Overview

On September 30, 2018, Canada joined the U.S. and Mexico in the successor to NAFTA, the U.S.- Mexico - Canada Agreement (USMCA). Implemented in 1994, NAFTA removed barriers to intraregional trade, including agricultural products traded between Mexico and the U.S. and most agricultural products traded between the U.S. and Canada. Agricultural exports from the U.S. to Canada and Mexico have increased from $8.9 billion in 1993 to $39 billion in 2017.

 

Background
NAFTA is a comprehensive economic and trade agreement that established a free-trade area between the U.S., Canada and Mexico. Tariff elimination between the U.S. and Canada did not extend to Canadian imports of dairy and poultry products. Tariff-rate quotas (TRQs) for these products were established to comply with WTO requirements.


Tariffs were eliminated for all products between the U.S. and Mexico. In the new USMCA, Canada has agreed to phase-in increased quota access for U.S. dairy products (fluid milk, cream, butter, skim milk powder, cheese and other dairy products) and for chicken, eggs and turkey. The increased dairy access (100,000 mt annually) is estimated to be worth $242 million. The new amounts will be reached by year six of the agreement. There will then be one percent growth per year for an additional 13 years. The U.S. now exports $619 million in dairy products to Canada annually.


Canada has also agreed to end their Class 7 pricing scheme, within six months of the implementation of the USMCA. A substitute pricing formula for skim milk solids used to produce nonfat dry milk (NFDM), milk protein concentrate, and infant formula will set prices no lower than a level based on the U.S. price for NFDM. A 55,0000 mt limit is placed on exports by Canada of skim milk powder and milk protein concentrate the first year of implementation, falling to 35,000 mt per year thereafter.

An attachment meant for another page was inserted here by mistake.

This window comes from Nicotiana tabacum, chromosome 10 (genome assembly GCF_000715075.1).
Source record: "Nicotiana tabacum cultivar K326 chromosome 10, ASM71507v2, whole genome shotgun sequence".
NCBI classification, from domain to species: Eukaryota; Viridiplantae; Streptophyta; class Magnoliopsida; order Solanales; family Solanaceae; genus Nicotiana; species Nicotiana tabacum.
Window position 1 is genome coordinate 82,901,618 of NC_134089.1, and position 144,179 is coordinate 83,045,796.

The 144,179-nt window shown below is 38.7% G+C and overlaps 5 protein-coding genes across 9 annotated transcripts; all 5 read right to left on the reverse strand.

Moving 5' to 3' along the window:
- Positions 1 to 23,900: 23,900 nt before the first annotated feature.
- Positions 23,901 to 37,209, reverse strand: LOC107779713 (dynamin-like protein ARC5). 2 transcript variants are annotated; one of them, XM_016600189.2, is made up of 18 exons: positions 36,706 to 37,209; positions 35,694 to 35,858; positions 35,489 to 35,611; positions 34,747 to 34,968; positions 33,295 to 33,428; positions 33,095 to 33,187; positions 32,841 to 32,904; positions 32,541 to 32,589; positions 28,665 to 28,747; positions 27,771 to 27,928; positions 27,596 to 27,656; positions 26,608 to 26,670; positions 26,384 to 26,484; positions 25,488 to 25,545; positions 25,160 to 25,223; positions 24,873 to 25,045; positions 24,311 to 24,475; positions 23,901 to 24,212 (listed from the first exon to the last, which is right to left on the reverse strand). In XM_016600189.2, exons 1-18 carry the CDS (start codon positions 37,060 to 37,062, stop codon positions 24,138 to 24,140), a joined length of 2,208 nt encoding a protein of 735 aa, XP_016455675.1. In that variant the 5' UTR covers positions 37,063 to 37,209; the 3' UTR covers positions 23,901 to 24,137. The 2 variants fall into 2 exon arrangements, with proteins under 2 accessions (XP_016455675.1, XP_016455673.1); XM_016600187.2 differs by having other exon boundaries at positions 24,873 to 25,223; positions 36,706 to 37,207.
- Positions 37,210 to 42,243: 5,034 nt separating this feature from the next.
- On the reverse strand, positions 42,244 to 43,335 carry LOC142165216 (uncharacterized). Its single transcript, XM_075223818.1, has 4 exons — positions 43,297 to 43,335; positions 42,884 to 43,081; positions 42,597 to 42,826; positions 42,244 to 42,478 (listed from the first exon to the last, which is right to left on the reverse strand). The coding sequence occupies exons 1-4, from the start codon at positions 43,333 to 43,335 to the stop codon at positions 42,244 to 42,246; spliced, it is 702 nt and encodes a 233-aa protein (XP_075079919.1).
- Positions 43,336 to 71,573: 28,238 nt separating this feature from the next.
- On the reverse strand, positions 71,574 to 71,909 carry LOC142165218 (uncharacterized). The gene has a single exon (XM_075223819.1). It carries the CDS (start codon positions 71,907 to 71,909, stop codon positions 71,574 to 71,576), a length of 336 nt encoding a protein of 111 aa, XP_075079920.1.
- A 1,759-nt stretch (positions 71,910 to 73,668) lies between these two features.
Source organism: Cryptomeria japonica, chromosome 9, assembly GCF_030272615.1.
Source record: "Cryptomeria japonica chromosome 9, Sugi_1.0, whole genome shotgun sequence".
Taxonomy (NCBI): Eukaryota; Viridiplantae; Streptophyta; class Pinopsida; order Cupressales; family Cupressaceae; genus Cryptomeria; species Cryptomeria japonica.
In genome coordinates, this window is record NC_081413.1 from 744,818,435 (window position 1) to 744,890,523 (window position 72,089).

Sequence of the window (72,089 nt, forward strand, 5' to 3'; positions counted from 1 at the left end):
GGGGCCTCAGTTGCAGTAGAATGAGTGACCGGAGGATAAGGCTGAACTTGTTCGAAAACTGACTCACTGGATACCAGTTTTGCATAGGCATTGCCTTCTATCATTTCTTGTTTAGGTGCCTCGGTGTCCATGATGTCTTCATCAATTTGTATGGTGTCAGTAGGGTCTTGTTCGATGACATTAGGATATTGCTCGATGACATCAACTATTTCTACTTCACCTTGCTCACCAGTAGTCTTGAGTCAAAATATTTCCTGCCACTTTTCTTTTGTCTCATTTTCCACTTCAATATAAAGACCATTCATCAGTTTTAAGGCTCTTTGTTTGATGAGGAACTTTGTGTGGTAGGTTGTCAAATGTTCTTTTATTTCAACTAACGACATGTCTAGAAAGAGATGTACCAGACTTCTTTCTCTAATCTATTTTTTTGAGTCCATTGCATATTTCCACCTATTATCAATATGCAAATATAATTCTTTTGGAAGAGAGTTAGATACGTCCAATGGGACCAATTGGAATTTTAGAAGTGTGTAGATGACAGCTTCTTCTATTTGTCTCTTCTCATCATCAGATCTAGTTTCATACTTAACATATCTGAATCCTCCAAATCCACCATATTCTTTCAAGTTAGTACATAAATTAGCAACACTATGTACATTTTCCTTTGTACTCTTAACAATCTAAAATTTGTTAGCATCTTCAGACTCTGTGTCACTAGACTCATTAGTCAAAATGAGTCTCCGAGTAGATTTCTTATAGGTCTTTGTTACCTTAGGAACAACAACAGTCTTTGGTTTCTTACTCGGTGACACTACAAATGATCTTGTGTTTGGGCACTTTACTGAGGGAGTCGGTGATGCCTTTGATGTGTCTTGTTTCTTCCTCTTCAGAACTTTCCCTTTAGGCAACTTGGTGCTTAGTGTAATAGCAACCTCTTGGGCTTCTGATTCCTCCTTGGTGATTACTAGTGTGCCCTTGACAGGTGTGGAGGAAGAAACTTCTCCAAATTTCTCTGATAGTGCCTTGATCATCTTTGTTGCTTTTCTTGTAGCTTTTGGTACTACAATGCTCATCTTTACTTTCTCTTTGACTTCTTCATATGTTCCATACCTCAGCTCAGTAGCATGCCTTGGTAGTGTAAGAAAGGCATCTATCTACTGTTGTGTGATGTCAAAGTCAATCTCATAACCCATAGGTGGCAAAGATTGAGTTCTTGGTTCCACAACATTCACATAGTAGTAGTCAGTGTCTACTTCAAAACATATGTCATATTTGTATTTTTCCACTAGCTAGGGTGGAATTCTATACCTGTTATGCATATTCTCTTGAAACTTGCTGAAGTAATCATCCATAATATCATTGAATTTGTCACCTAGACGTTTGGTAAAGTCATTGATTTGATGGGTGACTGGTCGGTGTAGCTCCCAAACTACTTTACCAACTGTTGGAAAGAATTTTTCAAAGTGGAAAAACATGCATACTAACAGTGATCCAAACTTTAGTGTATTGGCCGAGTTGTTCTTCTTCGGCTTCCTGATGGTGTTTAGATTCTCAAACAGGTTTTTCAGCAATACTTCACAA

Canada also agreed to treat wheat imports in the same manner as domestic wheat for grading and pricing. The Chapter 19 dispute settlement procedures will be retained in the new agreement.


A U.S.- Mexico Trade Agreement was announced by President Trump on August 27, 2018. This agreement includes higher U.S.-Mexico content levels for autos, from 62.5 percent to 75 percent, and a six-year review of the agreement instead of a hard sunset. Agricultural tariffs between the U.S. and Mexico will remain at zero. Provisions regarding biotechnology and geographic indications are included.


The chapter on Sanitary/Phytosanitary Standards (SPS) includes scientifically based, nondiscriminatory and transparent food safety standards.

 

The steel and aluminum tariff issues are not covered in the agreement.


Legislative Request

Farm Bureau asks Congress to support the new USMCA agreement, and oppose any withdrawal from NAFTA until the USMCA is in place.